Our local newspaper, the San Diego Union Tribune, has a big article this morning on the housing market. Among other things, this features some thoughts from yours truly and a foray into multimedia publishing.
The main points I made will be familiar to regular readers of Econbrowser:
- The prime driver of both the earlier housing boom and the current housing downturn has been interest rates.
- The decline in the 30-year mortgage rate from 6.80% in July to 6.18% last week should help arrest the current housing slide, and there are some indications that, as far as home sales are concerned, the worst may now be behind us.
- Even if home sales have indeed stabilized, the inventory of unsold homes means that hard times will persist for homebuilders. Falling construction spending and employment will continue to exert a drag on the national and local economies for a significant period.
- The main downside from here is whether foreclosures on subprime loans and a new market psychology based on fears of price depreciation might introduce some new unfavorable dynamics.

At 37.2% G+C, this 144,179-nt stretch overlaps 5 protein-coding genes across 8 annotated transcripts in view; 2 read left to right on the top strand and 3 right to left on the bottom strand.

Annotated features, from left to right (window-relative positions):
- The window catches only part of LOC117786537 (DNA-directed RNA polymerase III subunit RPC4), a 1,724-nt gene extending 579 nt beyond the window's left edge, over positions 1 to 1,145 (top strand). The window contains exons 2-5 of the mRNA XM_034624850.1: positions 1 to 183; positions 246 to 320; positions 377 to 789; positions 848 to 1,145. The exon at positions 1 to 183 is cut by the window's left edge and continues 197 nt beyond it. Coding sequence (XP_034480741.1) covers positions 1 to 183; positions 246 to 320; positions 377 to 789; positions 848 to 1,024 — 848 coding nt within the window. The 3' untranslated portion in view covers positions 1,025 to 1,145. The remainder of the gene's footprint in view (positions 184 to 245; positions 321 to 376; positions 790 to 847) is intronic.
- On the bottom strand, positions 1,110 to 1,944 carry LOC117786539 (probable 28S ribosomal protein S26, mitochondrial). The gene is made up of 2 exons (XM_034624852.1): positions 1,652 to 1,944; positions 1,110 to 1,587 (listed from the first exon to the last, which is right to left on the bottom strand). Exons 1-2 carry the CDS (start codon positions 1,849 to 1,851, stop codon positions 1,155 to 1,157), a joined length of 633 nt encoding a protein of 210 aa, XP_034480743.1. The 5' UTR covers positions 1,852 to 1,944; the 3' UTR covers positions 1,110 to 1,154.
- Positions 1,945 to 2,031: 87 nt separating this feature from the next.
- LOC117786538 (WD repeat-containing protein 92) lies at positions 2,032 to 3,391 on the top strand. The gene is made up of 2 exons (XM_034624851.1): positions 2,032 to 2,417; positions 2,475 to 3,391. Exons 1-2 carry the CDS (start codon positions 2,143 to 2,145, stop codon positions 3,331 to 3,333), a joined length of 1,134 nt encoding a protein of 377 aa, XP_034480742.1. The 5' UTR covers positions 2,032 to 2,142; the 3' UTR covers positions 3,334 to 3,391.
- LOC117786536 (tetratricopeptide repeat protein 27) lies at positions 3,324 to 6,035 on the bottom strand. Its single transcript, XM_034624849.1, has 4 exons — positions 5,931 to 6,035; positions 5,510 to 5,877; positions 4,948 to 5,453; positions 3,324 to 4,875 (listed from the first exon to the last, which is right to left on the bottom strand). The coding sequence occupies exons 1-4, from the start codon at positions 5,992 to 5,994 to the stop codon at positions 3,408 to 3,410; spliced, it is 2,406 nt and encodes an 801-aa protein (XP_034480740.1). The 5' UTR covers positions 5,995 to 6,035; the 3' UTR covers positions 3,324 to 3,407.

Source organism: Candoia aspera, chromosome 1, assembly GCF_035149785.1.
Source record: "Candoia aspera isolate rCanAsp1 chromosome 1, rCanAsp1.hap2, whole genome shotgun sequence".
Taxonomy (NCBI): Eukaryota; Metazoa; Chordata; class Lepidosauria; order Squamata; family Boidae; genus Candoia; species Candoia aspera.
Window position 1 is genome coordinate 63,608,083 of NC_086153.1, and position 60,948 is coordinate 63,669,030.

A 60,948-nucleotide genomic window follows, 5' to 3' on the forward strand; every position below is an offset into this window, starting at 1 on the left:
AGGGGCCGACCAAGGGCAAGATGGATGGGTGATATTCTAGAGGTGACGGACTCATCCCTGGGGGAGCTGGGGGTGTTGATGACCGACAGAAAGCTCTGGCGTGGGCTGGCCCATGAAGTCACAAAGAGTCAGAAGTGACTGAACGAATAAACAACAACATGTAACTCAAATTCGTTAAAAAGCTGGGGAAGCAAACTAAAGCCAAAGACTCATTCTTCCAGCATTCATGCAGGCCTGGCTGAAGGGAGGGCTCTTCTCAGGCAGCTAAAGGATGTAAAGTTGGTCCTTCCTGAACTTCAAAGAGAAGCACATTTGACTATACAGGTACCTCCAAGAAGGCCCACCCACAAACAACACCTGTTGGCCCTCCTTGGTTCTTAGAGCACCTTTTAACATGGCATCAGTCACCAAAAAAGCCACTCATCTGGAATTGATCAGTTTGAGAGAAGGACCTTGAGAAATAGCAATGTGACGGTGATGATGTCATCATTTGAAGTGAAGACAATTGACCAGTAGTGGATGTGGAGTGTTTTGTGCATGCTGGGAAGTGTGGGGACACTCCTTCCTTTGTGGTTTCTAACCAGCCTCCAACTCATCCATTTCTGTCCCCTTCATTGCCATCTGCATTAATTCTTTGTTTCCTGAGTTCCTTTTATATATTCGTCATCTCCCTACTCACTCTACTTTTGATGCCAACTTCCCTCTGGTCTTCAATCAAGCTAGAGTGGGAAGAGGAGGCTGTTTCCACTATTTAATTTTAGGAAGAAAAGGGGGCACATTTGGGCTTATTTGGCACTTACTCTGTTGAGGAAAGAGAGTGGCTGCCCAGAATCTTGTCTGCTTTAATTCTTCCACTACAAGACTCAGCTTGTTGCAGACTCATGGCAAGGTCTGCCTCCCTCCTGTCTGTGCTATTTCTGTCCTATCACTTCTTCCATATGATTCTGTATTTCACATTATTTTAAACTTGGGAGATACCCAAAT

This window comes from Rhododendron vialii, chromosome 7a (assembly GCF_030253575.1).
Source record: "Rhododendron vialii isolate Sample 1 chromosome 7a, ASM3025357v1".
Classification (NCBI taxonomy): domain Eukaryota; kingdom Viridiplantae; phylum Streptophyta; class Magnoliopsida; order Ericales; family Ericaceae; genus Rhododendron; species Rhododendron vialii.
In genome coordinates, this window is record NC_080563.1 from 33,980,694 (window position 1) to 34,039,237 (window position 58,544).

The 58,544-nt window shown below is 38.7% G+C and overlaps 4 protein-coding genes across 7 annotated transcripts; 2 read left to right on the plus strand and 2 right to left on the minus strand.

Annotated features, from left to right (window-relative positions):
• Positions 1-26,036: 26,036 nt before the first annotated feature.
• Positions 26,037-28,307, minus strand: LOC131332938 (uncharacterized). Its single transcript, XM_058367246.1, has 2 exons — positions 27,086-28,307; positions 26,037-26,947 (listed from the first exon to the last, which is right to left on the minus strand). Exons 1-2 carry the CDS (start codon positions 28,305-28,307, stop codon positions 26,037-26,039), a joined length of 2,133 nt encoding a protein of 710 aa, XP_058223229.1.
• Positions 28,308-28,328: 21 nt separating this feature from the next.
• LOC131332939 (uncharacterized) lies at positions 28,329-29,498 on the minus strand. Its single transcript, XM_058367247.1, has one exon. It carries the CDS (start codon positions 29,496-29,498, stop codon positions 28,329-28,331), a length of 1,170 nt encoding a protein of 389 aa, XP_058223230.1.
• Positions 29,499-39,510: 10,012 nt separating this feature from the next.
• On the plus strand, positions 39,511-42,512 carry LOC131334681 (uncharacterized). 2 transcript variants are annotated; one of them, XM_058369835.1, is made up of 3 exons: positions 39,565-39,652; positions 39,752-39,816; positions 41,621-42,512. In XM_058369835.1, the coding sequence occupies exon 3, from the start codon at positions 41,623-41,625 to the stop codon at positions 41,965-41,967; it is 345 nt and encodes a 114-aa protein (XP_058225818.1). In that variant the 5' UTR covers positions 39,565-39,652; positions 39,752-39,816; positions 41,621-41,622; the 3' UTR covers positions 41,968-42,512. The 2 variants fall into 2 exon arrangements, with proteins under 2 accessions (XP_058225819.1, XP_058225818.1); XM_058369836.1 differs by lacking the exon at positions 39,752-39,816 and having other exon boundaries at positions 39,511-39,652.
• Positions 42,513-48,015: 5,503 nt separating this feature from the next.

On that last point, the fact that the Union Tribune is now running prominent stories like this one may be a signal that a broad recognition is now settling in on the magnitude of what is going on, and with it the widespread recognition that the era of big price appreciation has come to an end. The next few months will probably prove critical in determining how much those changing perceptions might influence what happens from here.
Unlike my typical interview, in which I yak for 30 minutes and they use a 30-second bite, the entire interviews with me and four others can be downloaded as audio files. If interested, go here and click on your favorite mug.